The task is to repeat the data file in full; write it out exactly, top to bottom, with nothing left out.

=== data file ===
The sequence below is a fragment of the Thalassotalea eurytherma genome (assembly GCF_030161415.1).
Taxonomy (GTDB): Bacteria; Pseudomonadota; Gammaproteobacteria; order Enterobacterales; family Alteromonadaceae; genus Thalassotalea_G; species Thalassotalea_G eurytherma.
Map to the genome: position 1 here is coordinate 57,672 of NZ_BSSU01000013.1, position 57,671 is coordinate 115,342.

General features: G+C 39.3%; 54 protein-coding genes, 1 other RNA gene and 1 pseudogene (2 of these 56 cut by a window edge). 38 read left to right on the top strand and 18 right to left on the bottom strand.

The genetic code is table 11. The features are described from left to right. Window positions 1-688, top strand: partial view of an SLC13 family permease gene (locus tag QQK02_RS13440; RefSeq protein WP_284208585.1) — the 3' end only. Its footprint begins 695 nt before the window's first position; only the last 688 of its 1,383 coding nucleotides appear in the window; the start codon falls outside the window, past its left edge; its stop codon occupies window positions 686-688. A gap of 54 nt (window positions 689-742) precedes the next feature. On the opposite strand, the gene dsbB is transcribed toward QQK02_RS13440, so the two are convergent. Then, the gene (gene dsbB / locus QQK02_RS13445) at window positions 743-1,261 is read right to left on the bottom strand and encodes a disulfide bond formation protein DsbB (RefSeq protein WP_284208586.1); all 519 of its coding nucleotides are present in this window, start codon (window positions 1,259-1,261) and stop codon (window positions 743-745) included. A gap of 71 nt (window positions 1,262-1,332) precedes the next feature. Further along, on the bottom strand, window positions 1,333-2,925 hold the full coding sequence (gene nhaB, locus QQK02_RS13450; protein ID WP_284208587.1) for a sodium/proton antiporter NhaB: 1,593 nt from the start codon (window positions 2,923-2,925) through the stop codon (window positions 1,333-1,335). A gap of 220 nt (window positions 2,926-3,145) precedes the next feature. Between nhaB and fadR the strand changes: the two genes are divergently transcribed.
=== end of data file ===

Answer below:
The sequence below is a fragment of the Thalassotalea eurytherma genome (assembly GCF_030161415.1).
Taxonomy (GTDB): Bacteria; Pseudomonadota; Gammaproteobacteria; order Enterobacterales; family Alteromonadaceae; genus Thalassotalea_G; species Thalassotalea_G eurytherma.
Map to the genome: position 1 here is coordinate 57,672 of NZ_BSSU01000013.1, position 57,671 is coordinate 115,342.

General features: G+C 39.3%; 54 protein-coding genes, 1 other RNA gene and 1 pseudogene (2 of these 56 cut by a window edge). 38 read left to right on the top strand and 18 right to left on the bottom strand.

The genetic code is table 11. The features are described from left to right. Window positions 1-688, top strand: partial view of an SLC13 family permease gene (locus tag QQK02_RS13440; RefSeq protein WP_284208585.1) — the 3' end only. Its footprint begins 695 nt before the window's first position; only the last 688 of its 1,383 coding nucleotides appear in the window; the start codon falls outside the window, past its left edge; its stop codon occupies window positions 686-688. A gap of 54 nt (window positions 689-742) precedes the next feature. On the opposite strand, the gene dsbB is transcribed toward QQK02_RS13440, so the two are convergent. Then, the gene (gene dsbB / locus QQK02_RS13445) at window positions 743-1,261 is read right to left on the bottom strand and encodes a disulfide bond formation protein DsbB (RefSeq protein WP_284208586.1); all 519 of its coding nucleotides are present in this window, start codon (window positions 1,259-1,261) and stop codon (window positions 743-745) included. A gap of 71 nt (window positions 1,262-1,332) precedes the next feature. Further along, on the bottom strand, window positions 1,333-2,925 hold the full coding sequence (gene nhaB, locus QQK02_RS13450; protein ID WP_284208587.1) for a sodium/proton antiporter NhaB: 1,593 nt from the start codon (window positions 2,923-2,925) through the stop codon (window positions 1,333-1,335). A gap of 220 nt (window positions 2,926-3,145) precedes the next feature. Between nhaB and fadR the strand changes: the two genes are divergently transcribed.